Directed by Akiva Schaffer – Screenplay by Dan Gregor & Doug Mand.
From the director of the hilarious pop-mockumentary Popstar: Never Stop Never Stopping, Chip ‘n Dale: Rescue Rangers is a Who Framed Roger Rabbit?-style live-action and animation blended film wherein the animated characters Chip and Dale (voiced by John Mulaney and Andy Samberg, respectively) are actors who starred in their very own television show — i.e. the real-life television show of the same name — but who, thirty years later, have gone their separate ways and lost touch. When their old co-star Monterey Jack (voiced by Eric Bana), who has a ‘stinky cheese addiction,’ is kidnapped by the so-called Valley Gang, Chip and Dale must work together to find and save Monterey Jack before he is forced to be a part of the Valley Gang’s bootlegging business.
It’s no secret that over the years the film industry has become inundated with films capitalizing off nostalgia. Some of these films — like Ready Player One — can sometimes feel like rather hollow products, as they fail to stand on their own. Whereas other films — like The LEGO Movie — successfully poke fun at the state of the industry, blockbuster filmmaking, or the like. Chip ‘n Dale: Rescue Rangers is the latter; a self-aware and outright hilarious movie that put a huge smile on my face with its many meta-jokes or visual gags and references. The nostalgia drew me in, and its meta-jokes had me grinning from ear to ear. It’s also the kind of film that I’m honestly really surprised got made. Disney allowed Schaffer and co. to lampoon the industry and their products, and, at the same time, somehow the film was allowed to make fun of other studios’ properties like Sonic the Hedgehog and Cats.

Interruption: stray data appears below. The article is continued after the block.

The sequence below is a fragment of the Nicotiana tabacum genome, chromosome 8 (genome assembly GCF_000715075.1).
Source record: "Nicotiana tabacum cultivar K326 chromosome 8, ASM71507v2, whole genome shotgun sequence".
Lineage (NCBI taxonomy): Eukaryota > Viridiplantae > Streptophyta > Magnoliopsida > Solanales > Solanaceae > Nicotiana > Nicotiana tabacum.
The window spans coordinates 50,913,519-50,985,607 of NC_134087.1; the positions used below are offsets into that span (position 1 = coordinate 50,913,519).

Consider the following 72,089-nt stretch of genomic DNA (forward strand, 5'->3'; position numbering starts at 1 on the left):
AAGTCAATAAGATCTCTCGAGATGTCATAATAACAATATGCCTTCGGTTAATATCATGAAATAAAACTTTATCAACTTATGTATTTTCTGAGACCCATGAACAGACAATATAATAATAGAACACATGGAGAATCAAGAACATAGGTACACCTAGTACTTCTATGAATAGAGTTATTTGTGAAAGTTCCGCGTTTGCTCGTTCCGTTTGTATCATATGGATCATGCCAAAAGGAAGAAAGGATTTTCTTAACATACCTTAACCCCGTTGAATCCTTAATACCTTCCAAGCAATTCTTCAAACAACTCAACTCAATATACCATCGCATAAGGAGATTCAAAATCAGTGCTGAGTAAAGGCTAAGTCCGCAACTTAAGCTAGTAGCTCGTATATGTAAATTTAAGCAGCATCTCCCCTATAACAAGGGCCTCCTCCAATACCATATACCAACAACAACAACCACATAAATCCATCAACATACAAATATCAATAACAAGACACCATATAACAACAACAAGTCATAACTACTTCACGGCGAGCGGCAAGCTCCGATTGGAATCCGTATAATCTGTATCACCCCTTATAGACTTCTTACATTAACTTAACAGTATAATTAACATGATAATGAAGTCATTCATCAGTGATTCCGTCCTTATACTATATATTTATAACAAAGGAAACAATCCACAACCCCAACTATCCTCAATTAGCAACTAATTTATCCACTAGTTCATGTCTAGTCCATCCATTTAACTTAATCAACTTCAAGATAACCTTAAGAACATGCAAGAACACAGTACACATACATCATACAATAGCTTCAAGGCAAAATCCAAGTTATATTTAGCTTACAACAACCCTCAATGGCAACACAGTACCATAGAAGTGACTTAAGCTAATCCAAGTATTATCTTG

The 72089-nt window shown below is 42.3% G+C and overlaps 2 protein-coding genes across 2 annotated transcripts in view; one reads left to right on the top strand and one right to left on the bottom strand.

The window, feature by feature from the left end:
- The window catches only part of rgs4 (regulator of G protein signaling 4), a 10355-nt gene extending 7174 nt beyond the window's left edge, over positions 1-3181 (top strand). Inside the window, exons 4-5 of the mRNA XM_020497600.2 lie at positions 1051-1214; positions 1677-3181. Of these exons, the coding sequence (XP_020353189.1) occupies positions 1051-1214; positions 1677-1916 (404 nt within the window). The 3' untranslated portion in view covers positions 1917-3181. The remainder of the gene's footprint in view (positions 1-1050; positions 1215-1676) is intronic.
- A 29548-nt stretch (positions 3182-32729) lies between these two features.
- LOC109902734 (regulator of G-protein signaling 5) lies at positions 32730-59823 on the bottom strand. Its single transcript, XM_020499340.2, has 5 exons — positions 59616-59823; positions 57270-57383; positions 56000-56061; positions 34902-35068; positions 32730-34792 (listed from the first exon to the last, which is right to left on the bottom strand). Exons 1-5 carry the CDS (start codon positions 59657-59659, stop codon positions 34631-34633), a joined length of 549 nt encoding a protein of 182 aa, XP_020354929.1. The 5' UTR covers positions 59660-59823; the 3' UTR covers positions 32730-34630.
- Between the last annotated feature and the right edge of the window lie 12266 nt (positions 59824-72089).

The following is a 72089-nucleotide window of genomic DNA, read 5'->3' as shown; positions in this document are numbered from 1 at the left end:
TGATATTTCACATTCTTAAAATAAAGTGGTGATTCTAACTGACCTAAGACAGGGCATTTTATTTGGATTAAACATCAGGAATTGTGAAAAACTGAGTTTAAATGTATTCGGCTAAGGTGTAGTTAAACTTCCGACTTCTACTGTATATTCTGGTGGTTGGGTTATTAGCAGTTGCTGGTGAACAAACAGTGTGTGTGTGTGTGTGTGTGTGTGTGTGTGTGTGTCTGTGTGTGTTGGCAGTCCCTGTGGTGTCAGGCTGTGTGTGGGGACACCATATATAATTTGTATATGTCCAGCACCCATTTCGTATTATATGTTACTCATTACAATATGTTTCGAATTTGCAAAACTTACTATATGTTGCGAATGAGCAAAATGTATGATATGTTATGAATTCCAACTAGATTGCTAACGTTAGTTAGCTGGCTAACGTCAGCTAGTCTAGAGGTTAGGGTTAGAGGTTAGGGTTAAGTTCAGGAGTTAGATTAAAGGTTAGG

Another film that it, ever so briefly, made me think of was last year’s Tom & Jerry from filmmaker Tim Story. Chip ‘n Dale is better in every way. The live-action/animation blend looks way better, the way it makes fun of CGI-updated characters is just genius (it is basically an animated version of botox and stuff like that), and, whereas the human characters and their uninvolving subplots overwhelmed Tim Story’s film, human characters are used just enough here. The film never loses sight of what is important for the film to succeed. As a side note, I would like to add that I also greatly enjoyed how annoyed Chip, in this film, was whenever the idea of rapping came up, as I thought the efforts to make Tom & Jerry hip and modern in their film were downright cringeworthy. Akiva Schaffer’s Chip ‘n Dale doesn’t make those kinds of missteps. The only thing holding it back is the predictable structure of the film. Frankly, it is one of the best film surprises thus far this year that this movie actually works.
8 out of 10
– Review Written by Jeffrey Rex Bertelsen.